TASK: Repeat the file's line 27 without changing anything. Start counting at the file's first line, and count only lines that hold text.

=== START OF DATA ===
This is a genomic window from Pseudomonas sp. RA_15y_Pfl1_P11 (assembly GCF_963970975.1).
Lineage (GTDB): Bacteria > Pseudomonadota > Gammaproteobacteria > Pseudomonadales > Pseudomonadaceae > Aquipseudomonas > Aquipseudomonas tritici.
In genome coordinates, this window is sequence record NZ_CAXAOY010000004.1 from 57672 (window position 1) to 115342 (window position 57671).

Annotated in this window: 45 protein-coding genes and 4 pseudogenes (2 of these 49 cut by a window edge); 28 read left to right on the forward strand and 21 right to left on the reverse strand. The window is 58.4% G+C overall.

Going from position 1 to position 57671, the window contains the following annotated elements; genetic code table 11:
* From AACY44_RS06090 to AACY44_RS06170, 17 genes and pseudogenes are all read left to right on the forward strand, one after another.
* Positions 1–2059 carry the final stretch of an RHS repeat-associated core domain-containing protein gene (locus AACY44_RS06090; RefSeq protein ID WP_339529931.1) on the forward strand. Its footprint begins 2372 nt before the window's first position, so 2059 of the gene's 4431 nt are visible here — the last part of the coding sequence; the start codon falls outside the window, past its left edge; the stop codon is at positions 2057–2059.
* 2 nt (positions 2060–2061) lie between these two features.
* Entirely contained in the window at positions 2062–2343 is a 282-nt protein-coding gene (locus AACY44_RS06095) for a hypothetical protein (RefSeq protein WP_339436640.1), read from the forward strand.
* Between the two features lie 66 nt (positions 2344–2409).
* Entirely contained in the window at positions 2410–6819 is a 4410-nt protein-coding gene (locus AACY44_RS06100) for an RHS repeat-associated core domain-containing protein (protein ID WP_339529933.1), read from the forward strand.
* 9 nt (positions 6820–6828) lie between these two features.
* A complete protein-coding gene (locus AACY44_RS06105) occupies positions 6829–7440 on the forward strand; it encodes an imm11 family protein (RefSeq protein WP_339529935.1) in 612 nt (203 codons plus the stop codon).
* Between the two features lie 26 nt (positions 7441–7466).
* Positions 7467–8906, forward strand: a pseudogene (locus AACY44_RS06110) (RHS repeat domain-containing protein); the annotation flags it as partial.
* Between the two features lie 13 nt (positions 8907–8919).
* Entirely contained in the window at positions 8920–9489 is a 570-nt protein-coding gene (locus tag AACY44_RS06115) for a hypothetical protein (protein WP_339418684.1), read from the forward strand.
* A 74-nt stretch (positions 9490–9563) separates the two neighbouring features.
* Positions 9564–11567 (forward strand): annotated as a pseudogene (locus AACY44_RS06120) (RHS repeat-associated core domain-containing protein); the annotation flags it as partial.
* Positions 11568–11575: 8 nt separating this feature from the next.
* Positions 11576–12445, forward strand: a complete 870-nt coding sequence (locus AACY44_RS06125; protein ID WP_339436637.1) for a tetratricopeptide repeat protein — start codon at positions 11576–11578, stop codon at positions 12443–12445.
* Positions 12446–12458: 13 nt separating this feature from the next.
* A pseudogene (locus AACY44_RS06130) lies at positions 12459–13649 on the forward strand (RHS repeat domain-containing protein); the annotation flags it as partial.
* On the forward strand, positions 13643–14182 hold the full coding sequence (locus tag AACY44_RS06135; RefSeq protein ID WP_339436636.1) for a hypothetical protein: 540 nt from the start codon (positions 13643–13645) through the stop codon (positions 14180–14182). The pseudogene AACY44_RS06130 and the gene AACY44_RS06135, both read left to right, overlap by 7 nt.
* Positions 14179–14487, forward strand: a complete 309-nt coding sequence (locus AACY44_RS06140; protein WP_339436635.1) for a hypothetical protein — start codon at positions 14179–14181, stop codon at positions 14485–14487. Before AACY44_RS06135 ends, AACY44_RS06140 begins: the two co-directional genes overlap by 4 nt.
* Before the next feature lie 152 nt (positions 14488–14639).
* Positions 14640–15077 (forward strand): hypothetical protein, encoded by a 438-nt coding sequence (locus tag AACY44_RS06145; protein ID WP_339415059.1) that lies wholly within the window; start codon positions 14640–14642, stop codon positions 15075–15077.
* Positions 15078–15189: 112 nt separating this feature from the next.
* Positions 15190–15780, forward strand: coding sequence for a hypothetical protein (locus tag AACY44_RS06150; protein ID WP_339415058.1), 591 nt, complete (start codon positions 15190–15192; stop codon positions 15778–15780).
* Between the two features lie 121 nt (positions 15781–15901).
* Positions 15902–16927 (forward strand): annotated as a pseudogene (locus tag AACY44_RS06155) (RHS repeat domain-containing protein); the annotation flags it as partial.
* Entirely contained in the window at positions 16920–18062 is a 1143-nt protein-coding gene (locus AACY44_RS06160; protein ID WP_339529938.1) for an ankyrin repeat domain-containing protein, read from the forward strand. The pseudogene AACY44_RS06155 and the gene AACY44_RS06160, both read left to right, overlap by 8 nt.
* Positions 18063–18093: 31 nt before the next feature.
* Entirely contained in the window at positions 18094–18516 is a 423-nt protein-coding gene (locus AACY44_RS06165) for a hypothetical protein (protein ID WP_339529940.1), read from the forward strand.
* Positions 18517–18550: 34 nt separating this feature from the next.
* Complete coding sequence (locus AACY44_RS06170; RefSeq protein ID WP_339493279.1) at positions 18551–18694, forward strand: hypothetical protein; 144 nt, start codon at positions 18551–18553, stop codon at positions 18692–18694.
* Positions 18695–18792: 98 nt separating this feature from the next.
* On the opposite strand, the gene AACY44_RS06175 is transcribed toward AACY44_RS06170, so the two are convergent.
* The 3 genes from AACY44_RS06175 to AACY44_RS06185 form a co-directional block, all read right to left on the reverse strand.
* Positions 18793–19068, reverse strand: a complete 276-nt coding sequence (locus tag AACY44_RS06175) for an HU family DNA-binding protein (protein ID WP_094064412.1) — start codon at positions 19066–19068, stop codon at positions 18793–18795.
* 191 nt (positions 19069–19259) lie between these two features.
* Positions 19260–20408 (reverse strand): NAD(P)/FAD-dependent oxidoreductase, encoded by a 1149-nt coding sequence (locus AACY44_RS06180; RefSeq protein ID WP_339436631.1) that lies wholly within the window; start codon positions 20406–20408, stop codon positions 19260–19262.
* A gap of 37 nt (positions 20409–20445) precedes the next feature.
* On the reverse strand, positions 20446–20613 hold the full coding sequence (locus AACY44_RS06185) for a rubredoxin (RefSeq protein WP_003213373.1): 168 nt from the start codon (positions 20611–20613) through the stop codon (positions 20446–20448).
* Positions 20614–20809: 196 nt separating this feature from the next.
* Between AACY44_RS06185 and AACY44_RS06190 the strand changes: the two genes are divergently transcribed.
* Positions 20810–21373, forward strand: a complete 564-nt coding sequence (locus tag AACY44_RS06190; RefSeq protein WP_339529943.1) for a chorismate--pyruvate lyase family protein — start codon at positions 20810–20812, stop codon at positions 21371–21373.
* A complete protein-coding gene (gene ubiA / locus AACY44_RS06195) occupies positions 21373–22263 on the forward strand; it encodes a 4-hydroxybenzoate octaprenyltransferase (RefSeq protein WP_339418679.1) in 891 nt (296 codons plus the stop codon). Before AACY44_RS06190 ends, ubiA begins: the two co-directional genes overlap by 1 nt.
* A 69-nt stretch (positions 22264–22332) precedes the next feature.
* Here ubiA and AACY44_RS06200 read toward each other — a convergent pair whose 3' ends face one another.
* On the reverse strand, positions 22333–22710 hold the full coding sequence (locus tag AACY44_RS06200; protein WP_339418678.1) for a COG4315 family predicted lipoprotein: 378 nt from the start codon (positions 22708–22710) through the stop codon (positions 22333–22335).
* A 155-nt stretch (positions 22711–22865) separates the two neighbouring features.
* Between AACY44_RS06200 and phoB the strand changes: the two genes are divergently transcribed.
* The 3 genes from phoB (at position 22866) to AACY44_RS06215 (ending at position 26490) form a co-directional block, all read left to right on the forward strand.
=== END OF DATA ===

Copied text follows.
* Positions 14640–15077 (forward strand): hypothetical protein, encoded by a 438-nt coding sequence (locus tag AACY44_RS06145; protein ID WP_339415059.1) that lies wholly within the window; start codon positions 14640–14642, stop codon positions 15075–15077.